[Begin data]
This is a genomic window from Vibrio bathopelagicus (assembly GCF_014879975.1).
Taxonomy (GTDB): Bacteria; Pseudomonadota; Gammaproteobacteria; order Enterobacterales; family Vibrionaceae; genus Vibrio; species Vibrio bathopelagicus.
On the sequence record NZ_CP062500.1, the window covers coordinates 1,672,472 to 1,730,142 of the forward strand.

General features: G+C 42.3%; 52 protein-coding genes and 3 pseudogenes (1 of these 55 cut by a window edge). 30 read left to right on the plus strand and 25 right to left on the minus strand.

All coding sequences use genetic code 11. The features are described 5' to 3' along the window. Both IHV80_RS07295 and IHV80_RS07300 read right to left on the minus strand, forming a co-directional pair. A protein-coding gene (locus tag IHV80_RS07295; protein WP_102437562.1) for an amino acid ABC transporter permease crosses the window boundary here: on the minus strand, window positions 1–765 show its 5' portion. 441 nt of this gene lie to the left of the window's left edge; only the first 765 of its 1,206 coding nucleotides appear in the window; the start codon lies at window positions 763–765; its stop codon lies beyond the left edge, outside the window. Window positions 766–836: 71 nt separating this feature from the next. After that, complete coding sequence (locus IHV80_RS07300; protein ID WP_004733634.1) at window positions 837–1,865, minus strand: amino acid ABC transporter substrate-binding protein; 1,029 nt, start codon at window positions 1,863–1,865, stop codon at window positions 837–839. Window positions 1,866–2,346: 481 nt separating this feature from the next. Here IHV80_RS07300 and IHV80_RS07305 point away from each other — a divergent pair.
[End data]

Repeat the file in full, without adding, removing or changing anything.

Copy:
This is a genomic window from Vibrio bathopelagicus (assembly GCF_014879975.1).
Taxonomy (GTDB): Bacteria; Pseudomonadota; Gammaproteobacteria; order Enterobacterales; family Vibrionaceae; genus Vibrio; species Vibrio bathopelagicus.
On the sequence record NZ_CP062500.1, the window covers coordinates 1,672,472 to 1,730,142 of the forward strand.

General features: G+C 42.3%; 52 protein-coding genes and 3 pseudogenes (1 of these 55 cut by a window edge). 30 read left to right on the plus strand and 25 right to left on the minus strand.

All coding sequences use genetic code 11. The features are described 5' to 3' along the window. Both IHV80_RS07295 and IHV80_RS07300 read right to left on the minus strand, forming a co-directional pair. A protein-coding gene (locus tag IHV80_RS07295; protein WP_102437562.1) for an amino acid ABC transporter permease crosses the window boundary here: on the minus strand, window positions 1–765 show its 5' portion. 441 nt of this gene lie to the left of the window's left edge; only the first 765 of its 1,206 coding nucleotides appear in the window; the start codon lies at window positions 763–765; its stop codon lies beyond the left edge, outside the window. Window positions 766–836: 71 nt separating this feature from the next. After that, complete coding sequence (locus IHV80_RS07300; protein ID WP_004733634.1) at window positions 837–1,865, minus strand: amino acid ABC transporter substrate-binding protein; 1,029 nt, start codon at window positions 1,863–1,865, stop codon at window positions 837–839. Window positions 1,866–2,346: 481 nt separating this feature from the next. Here IHV80_RS07300 and IHV80_RS07305 point away from each other — a divergent pair.